The operation was completed with both cranes lifting in tandem, turning the support and placing it on the barge. Once all the structures were attached to its deck, this vessel could sail for Vats.[REMOVE]Fotnote: Pioner, “Lette strukturer fjernes”, ConocoPhillips, August 2006.

Removing light structures in 2007

Four removal projects were pursued with light structures in the GEA during the summer of 2007, starting in June with the removal of flare stack, bridge and bridge supports from Albuskjell 1/6 A.

This job utilised the Hermod crane vessel, which had a lifting capacity of 8 100 tonnes and more than 250 people working on board.

historie, 2005 – 2013, fjerning og gjennvinning av ekofisk plattformer,
The crane vessel, Thialf in full action. Photo: Kjetil Alsvik/ConocoPhillips

The next job was at the Ekofisk Complex, where the northern flare stack with associated bridge supports and bridges on the north side of Ekofisk 2/4 R were removed.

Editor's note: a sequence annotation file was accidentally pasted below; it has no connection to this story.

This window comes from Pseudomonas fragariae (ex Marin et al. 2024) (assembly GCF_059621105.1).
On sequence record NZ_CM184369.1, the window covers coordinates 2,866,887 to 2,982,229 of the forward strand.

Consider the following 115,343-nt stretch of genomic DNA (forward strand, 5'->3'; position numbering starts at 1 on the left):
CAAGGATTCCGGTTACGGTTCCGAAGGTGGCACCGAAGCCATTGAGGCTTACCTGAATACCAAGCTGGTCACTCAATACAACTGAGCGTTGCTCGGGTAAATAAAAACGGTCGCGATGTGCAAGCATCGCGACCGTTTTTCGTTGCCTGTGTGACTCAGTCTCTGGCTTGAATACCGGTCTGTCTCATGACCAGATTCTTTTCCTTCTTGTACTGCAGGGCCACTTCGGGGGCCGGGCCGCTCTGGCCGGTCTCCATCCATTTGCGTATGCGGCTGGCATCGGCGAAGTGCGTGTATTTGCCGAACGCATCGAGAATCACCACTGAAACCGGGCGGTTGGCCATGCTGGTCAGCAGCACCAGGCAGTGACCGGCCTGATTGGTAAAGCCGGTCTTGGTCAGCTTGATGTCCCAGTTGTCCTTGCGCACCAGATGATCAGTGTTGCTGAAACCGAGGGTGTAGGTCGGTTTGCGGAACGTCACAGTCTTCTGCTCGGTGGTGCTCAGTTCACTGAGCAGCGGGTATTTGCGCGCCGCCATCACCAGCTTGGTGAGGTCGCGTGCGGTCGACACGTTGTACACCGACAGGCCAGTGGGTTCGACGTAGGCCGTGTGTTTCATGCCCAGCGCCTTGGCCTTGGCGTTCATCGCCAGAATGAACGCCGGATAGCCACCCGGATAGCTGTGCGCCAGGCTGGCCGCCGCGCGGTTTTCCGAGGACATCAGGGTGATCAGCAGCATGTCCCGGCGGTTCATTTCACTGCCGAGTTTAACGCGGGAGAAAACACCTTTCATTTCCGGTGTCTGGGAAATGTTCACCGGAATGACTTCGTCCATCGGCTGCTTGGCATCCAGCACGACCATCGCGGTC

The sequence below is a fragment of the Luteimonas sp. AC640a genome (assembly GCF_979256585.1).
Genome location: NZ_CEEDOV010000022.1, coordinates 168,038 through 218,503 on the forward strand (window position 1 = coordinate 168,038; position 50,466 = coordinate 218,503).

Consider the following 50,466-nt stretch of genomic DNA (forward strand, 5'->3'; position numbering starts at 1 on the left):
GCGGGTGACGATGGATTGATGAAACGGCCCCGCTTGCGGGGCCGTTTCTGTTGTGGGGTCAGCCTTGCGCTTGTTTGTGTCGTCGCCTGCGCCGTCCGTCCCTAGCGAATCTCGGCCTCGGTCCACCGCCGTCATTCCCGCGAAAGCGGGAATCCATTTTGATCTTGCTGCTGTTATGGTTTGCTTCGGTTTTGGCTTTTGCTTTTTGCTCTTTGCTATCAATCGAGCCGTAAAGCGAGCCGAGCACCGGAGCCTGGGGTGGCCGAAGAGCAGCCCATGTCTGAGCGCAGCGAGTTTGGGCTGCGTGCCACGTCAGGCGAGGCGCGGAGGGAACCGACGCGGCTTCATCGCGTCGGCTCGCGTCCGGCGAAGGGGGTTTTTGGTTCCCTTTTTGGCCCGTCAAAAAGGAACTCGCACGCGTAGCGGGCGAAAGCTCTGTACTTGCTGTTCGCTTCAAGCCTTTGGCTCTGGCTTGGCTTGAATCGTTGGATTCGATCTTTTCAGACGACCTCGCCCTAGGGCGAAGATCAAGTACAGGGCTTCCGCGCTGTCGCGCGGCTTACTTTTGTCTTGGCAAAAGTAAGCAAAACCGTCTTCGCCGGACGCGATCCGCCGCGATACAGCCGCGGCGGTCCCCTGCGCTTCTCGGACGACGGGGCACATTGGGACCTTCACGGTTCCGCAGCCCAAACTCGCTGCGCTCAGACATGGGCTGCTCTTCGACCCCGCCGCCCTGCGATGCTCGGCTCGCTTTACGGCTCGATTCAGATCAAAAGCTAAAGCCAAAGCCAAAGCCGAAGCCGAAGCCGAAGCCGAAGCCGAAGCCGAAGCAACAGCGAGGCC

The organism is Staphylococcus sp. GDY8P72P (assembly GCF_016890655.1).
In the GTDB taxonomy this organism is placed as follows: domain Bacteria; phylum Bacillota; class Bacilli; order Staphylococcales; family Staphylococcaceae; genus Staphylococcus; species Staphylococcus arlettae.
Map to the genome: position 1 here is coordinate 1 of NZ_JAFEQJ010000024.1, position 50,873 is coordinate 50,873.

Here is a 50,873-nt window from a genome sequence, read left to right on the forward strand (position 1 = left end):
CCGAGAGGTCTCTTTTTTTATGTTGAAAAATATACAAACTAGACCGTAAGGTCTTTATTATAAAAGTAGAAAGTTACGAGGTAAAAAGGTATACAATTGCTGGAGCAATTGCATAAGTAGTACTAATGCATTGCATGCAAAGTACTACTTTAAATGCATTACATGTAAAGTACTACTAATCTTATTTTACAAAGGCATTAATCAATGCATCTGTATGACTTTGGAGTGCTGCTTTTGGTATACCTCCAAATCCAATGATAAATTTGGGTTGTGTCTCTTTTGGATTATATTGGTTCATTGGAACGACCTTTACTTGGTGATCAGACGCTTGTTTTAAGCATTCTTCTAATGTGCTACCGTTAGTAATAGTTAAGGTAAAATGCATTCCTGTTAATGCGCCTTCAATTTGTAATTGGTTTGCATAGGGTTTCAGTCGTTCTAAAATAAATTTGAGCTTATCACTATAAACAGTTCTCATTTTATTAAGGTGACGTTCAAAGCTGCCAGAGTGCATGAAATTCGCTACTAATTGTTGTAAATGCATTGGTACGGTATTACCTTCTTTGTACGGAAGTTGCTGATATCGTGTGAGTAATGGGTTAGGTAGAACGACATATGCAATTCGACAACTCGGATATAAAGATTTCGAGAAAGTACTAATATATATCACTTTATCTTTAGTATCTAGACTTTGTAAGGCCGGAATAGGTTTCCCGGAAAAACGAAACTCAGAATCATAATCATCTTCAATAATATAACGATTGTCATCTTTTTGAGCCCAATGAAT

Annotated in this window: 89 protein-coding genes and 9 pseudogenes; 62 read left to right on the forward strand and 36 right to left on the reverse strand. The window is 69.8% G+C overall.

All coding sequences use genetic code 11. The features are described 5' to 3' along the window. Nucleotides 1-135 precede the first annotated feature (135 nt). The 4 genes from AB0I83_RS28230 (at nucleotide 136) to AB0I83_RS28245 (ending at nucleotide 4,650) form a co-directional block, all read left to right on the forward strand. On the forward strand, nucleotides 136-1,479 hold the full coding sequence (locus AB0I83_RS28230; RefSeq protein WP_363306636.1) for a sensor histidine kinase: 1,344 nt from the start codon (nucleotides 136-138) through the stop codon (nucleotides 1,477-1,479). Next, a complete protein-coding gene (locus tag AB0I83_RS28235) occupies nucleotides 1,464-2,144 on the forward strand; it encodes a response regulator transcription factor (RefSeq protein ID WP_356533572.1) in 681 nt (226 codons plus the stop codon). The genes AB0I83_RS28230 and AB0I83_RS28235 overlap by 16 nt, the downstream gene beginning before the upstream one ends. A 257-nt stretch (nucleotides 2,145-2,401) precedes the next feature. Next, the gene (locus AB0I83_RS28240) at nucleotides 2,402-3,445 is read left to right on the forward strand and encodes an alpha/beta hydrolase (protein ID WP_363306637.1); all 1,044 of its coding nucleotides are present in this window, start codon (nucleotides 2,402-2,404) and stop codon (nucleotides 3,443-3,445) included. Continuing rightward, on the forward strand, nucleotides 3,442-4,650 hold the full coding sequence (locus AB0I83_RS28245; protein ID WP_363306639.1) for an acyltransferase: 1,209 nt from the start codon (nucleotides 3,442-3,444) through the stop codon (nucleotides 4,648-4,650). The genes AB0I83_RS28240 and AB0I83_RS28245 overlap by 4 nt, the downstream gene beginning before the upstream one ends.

Finally came the light structures on the Cod 7/11 A platform. All the steel from these removal operations was transported by barge to AF Decom’s yard at Vats.[REMOVE]Fotnote: Pioner, no 5, “Fjerning av lette strukturer”, ConocoPhillips, June 2007.

Pipeline pumping stations removed, 2009-10

In the 2009 summer season, the giant crane on Thialf had the job of lifting away redundant installations and bridges which isolated the Ekofisk tank from the rest of the Ekofisk Complex.

The vessel was also involved in making safe on 2/4 W and removing sections from this platform after a ship had collided with it in June of the same year.

During September, fellow HMC crane vessel Hermod completed the job of removing the topsides from the two pumping platforms in the UK North Sea.

The 37/4 A and 36/22 A structures stood along the oil pipeline which ran from Ekofisk to Teesside in north-east England. Their topsides were taken ashore for recycling.[REMOVE]Fotnote: Pioner, no 6,  “Fjerning fortsetter neste sommer”, ConocoPhillips, 2009.